As regards school fees, only a nominal fee is collected from parents. The rest of the expenses are borne by the school. However there is regular sieving of students in terms of athletic performance. There are goals corresponding to athlete’s potential assigned and if trainees fail to live up to those expectations, they have to move on. The athlete is groomed slowly and steadily. The school makes them ready to take the training load. They work on a cycle of 52 weeks of training, divided into eight distinct sessions. The training spans both volume and intensity. At the end of each session, there is an assessment. By the end of the sixth assessment, the student should have achieved the target she set for herself. The rate of elimination is high. The school works with the expectation that in four years’ time, it should see the athlete capable of participating at the international level. Besides this filtering, there are also instances of trainees quitting and going because their priorities in life changed. Indeed one of the big problems in Indian athletics – if grooming cutting edge competence is what you are after – is finding talent that is also dedicated to improving itself in the sport. That was main reason for the school having 19 trainees (at the time this blog visited) against carrying capacity of 40. Since 2002, an estimated 91 students have passed through Usha School. Besides the athletes of national and international caliber it produced, at least nine of its alumni are working as sports teachers and coaches. Approximately 23 are in government service, working with state and central institutions.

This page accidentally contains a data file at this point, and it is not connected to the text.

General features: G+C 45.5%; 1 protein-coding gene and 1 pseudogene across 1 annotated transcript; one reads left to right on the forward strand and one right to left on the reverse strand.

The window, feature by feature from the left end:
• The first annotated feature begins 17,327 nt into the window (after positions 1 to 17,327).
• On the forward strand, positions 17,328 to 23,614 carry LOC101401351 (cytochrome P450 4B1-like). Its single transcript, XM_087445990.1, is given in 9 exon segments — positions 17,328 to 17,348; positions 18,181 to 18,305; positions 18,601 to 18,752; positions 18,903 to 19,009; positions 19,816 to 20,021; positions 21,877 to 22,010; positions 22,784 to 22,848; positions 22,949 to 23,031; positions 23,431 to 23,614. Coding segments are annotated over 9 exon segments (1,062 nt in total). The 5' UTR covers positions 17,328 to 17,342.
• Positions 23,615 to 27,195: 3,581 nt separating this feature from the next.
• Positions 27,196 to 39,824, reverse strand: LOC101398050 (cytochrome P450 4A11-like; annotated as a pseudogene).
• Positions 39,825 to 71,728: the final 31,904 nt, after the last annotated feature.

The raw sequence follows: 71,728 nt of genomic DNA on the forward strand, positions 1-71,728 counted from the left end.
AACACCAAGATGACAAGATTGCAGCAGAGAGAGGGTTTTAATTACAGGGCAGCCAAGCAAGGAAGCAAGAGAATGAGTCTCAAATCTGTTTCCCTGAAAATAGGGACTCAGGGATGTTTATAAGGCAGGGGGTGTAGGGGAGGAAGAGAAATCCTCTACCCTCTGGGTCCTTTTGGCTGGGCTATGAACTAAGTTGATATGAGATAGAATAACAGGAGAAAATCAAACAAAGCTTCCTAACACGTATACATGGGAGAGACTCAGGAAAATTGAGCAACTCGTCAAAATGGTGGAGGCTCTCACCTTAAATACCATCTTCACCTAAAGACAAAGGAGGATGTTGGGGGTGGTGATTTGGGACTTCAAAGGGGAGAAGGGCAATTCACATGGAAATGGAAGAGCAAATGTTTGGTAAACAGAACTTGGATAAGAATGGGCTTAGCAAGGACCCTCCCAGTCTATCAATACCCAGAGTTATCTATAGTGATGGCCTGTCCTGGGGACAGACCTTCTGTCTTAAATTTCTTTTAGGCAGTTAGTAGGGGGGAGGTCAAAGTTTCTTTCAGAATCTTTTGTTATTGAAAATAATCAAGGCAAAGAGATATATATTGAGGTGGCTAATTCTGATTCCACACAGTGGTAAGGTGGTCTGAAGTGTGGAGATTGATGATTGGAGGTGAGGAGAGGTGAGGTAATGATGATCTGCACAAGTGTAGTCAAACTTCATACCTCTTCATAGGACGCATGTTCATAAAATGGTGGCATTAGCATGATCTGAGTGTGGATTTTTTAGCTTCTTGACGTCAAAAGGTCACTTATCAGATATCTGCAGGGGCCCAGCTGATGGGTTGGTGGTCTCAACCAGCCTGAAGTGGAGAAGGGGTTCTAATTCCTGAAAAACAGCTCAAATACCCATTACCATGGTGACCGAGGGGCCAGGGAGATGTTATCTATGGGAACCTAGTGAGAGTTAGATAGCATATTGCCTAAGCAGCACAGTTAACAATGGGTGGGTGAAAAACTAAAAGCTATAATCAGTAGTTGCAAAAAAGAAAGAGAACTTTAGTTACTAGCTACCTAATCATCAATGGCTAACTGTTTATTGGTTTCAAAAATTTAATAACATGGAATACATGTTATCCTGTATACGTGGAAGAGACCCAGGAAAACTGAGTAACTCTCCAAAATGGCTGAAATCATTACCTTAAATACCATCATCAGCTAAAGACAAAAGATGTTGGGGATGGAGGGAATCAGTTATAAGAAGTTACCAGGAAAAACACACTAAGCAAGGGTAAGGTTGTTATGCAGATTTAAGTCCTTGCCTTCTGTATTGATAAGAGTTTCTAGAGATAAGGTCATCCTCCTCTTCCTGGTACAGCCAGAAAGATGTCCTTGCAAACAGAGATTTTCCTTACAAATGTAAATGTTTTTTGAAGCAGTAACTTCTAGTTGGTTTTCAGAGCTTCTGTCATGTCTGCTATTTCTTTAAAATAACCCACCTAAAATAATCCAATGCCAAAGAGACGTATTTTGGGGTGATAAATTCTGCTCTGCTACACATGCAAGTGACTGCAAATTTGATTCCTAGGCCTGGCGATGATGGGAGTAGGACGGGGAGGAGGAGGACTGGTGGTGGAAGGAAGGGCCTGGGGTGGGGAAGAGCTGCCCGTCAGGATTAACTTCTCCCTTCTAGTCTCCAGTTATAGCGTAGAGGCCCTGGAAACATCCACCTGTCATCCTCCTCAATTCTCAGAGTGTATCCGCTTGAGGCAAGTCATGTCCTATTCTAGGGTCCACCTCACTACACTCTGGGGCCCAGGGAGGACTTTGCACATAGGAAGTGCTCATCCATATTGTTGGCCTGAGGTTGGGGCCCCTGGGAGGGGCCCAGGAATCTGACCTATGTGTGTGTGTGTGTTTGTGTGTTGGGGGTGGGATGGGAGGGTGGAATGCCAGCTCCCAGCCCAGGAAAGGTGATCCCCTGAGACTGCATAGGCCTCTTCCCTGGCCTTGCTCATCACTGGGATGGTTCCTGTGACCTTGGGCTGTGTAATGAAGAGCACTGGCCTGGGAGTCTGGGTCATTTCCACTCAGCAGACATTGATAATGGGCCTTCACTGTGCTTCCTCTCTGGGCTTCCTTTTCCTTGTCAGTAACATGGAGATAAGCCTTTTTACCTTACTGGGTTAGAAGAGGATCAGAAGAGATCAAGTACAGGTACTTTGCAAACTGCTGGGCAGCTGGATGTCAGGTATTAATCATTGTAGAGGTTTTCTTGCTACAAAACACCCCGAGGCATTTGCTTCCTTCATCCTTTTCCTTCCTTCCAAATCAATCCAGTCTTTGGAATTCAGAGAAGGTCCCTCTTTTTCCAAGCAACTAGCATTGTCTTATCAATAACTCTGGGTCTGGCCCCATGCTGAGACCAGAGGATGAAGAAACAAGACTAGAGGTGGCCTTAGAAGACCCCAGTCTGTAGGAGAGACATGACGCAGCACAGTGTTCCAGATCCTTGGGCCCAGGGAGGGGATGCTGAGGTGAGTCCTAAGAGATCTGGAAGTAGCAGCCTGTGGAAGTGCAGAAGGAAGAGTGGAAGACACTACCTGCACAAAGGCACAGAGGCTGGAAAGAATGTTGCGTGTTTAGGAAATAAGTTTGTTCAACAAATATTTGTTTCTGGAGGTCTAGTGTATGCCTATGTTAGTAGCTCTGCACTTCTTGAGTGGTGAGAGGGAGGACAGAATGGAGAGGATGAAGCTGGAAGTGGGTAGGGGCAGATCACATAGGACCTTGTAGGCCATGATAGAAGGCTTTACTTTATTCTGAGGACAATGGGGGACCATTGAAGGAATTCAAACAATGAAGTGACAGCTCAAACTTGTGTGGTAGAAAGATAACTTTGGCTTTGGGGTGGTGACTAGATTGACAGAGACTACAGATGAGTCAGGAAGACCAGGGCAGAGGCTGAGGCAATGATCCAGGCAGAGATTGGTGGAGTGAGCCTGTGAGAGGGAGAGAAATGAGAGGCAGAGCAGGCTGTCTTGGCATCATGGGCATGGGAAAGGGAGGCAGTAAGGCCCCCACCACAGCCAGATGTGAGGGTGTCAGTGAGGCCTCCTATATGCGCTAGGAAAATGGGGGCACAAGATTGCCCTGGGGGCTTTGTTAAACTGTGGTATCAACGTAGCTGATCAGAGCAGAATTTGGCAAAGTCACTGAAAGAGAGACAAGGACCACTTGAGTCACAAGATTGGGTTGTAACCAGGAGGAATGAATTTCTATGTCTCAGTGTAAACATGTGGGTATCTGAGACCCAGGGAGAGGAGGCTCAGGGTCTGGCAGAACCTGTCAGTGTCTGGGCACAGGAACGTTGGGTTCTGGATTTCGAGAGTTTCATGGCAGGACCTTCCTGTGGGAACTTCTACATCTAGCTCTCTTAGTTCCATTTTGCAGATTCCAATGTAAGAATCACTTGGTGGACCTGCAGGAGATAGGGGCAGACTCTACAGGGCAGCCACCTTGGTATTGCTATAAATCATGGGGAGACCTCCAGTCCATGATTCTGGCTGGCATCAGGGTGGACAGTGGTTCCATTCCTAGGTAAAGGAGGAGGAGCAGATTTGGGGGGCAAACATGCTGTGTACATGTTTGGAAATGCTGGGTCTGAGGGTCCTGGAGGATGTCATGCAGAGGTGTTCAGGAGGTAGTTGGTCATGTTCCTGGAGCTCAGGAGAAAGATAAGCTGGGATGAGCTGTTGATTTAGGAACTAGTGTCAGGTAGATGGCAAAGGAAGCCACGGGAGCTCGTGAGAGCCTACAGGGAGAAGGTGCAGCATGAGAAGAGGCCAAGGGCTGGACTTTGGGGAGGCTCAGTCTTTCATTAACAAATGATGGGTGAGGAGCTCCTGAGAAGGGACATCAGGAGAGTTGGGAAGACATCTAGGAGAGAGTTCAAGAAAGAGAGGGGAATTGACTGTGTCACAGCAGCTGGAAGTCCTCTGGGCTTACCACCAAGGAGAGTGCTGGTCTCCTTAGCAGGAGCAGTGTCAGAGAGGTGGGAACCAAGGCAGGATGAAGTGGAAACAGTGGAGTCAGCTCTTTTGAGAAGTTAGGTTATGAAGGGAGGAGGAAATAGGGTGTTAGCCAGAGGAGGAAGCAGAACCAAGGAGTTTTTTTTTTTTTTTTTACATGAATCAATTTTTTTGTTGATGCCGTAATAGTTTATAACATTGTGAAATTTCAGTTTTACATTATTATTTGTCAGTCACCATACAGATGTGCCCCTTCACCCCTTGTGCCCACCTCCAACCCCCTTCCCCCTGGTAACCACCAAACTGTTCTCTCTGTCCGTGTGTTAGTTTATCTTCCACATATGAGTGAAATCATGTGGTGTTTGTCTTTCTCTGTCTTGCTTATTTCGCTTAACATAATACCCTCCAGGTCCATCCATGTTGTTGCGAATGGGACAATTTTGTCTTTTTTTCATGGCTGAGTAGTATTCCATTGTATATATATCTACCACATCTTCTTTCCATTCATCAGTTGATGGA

Regular training at the school (Photo: courtesy Usha School of Athletics)